Generations of his family, older and younger, have been and still are professional musicians. When, in 1919, his grandfather, an orchestral percussionist and drummer in a ‘society’ dance band, took the time to attend The London Hippodrome for a performance by ‘The Original Dixieland Jazz Band’ he started a family interest in Jazz and Blues that persists to this day.
Like the kids that started punk bands, having heard the Sex Pistols perform, Grandpa immediately started, and lead one of the first Jazz Bands in London. Playing dance music in exclusive hotels, clubs and for Debutante balls, his career spanned the Jazz age. Between the wars he met, played with or befriended most visiting American jazz musicians, both Black and White. He also also amassed a vast collection of 78rpm recordings.
Although the Big Band jazz and swing was his idiom, Percy’s dad was infected with that same musical collecting bug, and from an early age brought home first shellac, and then vinyl, on a weekly basis. He married a dancer who had a taste for swing jazz and country music. By the late 1950s Percy’s elder brother, the bassist in a skiffle band, had a collection of records which included ‘Classic Blues’, and Modern Jazz along with the Rockabilly and Rock and Roll of his era.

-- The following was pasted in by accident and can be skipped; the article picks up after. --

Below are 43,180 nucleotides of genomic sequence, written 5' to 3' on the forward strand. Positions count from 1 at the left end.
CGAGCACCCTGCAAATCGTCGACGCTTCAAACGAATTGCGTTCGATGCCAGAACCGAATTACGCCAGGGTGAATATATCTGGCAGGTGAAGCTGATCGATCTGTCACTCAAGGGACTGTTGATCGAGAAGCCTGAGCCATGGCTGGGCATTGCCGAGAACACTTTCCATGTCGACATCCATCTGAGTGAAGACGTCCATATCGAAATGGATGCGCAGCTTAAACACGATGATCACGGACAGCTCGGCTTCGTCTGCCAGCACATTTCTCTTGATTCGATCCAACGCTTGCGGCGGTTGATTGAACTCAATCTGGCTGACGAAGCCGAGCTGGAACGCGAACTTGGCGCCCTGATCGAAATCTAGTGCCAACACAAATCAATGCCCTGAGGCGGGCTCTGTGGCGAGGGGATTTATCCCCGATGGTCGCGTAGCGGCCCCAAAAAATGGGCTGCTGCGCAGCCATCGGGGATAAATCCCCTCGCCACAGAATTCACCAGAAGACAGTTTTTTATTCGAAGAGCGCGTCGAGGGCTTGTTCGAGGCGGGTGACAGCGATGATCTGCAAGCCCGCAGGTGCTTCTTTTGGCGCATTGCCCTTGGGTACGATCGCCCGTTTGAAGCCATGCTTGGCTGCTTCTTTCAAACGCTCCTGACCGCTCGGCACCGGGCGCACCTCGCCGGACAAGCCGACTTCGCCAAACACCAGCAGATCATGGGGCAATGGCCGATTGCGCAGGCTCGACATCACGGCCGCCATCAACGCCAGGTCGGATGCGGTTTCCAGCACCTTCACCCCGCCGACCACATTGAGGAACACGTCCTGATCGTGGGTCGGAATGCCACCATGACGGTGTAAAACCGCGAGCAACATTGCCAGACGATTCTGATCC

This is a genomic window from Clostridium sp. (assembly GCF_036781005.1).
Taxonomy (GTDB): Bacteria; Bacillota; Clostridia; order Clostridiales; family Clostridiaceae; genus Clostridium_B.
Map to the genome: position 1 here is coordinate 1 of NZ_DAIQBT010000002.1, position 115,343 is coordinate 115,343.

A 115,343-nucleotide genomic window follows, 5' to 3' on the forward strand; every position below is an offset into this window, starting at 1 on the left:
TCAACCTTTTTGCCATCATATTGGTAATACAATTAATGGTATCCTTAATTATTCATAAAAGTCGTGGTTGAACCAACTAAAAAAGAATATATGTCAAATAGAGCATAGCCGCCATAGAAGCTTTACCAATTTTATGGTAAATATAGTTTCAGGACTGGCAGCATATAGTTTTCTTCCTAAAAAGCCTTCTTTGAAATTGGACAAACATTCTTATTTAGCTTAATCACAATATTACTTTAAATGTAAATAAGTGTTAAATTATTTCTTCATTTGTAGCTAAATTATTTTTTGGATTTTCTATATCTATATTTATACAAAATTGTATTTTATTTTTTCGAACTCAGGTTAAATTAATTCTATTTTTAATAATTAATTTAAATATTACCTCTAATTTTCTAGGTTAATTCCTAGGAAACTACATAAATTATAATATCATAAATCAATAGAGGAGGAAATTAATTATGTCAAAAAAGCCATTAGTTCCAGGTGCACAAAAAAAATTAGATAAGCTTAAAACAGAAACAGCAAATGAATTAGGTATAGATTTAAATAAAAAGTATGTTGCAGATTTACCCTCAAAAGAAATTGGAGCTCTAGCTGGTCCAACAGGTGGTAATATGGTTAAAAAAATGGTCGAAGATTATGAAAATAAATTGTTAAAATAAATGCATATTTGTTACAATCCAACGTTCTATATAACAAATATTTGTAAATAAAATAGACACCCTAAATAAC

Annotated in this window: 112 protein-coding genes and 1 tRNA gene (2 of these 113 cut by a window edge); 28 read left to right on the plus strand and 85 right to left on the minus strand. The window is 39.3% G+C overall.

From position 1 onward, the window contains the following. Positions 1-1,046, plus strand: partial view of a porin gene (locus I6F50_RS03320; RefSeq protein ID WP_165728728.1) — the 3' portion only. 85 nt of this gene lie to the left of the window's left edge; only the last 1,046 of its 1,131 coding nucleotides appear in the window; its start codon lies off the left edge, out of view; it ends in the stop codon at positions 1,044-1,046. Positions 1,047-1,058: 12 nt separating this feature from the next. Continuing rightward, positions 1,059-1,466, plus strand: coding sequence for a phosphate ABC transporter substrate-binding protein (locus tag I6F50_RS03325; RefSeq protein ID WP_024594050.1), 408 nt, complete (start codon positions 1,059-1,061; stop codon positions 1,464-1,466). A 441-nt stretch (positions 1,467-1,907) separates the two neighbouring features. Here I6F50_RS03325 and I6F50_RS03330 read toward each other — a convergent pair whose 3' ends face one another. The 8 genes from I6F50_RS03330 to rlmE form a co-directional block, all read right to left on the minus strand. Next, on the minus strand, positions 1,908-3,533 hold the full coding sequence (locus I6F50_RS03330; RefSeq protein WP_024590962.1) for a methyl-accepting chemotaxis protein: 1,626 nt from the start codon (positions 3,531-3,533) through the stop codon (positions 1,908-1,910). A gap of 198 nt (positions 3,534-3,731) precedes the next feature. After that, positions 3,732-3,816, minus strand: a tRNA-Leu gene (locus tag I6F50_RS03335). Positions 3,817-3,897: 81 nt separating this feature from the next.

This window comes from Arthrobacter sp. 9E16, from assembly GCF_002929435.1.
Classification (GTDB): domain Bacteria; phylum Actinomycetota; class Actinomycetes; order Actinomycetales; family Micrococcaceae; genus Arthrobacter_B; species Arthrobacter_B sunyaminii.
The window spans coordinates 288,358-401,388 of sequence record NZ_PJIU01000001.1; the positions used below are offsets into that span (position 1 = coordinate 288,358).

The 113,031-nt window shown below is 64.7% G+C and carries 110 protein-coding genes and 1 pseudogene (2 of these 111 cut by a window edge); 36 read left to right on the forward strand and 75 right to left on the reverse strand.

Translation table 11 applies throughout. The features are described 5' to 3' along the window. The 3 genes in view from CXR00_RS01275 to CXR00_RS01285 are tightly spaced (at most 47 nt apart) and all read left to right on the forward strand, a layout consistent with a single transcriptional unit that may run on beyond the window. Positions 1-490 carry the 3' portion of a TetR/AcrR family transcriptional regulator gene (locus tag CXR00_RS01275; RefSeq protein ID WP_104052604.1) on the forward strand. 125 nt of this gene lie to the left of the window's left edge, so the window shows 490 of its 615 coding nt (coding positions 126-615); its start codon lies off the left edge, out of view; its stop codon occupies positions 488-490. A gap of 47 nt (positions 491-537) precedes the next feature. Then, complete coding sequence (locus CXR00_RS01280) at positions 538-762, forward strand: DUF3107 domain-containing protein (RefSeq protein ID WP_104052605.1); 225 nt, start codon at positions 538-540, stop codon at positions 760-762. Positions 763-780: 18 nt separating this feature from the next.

As a result Percy grew up, in a home containing at least one phonograph, and three or four record players. It was unavoidable that he heard if not listened to recordings from the the entire span of recorded jazz, blues, country and rock music. By the time that The Beatles made their presence felt on the radio waves, Percy had already started his own collection of Blues recordings. Recordings of the British beat groups joined those of Tampa Red, T Bone Walker, John Lee Hooker, which he had bought with money from his paper round, and those by Muggsy Spanier, Fats Waller, Dizzy Gillespie, Chuck Berry, Django, Elvis and the MJQ that he had purloined from other parts of the house.
But the obsessive side of collecting didn’t really bite until he managed to get his first guitar and really needed to listen……
Knowing that John Lennon wasn’t the first person to record ‘Twist and Shout’ made listening to the Isley Brothers an imperative. But that music wasn’t on the radio. The only possible way to hear it was to buy it. Smokey, Barrett Strong and Arthur Alexander too. All from the same Beatles album! Sometimes it took years….